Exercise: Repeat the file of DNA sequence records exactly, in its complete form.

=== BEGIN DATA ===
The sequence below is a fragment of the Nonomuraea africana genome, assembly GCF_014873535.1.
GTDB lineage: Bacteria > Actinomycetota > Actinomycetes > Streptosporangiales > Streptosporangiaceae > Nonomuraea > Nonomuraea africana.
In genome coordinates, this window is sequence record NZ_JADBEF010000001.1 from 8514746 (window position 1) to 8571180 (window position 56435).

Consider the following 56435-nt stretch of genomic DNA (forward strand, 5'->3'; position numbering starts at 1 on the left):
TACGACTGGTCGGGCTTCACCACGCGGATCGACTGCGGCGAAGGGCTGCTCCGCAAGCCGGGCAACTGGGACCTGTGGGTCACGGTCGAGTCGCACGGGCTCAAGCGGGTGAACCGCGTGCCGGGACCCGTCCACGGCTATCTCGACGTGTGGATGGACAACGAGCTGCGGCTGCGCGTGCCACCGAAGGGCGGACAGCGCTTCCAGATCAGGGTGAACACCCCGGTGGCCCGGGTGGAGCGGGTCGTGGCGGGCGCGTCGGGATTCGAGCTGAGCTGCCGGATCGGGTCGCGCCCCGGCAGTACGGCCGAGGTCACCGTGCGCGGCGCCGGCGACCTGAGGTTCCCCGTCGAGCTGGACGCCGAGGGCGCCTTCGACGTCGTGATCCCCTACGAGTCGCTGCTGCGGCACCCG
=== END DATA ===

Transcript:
The sequence below is a fragment of the Nonomuraea africana genome, assembly GCF_014873535.1.
GTDB lineage: Bacteria > Actinomycetota > Actinomycetes > Streptosporangiales > Streptosporangiaceae > Nonomuraea > Nonomuraea africana.
In genome coordinates, this window is sequence record NZ_JADBEF010000001.1 from 8514746 (window position 1) to 8571180 (window position 56435).

Consider the following 56435-nt stretch of genomic DNA (forward strand, 5'->3'; position numbering starts at 1 on the left):
TACGACTGGTCGGGCTTCACCACGCGGATCGACTGCGGCGAAGGGCTGCTCCGCAAGCCGGGCAACTGGGACCTGTGGGTCACGGTCGAGTCGCACGGGCTCAAGCGGGTGAACCGCGTGCCGGGACCCGTCCACGGCTATCTCGACGTGTGGATGGACAACGAGCTGCGGCTGCGCGTGCCACCGAAGGGCGGACAGCGCTTCCAGATCAGGGTGAACACCCCGGTGGCCCGGGTGGAGCGGGTCGTGGCGGGCGCGTCGGGATTCGAGCTGAGCTGCCGGATCGGGTCGCGCCCCGGCAGTACGGCCGAGGTCACCGTGCGCGGCGCCGGCGACCTGAGGTTCCCCGTCGAGCTGGACGCCGAGGGCGCCTTCGACGTCGTGATCCCCTACGAGTCGCTGCTGCGGCACCCG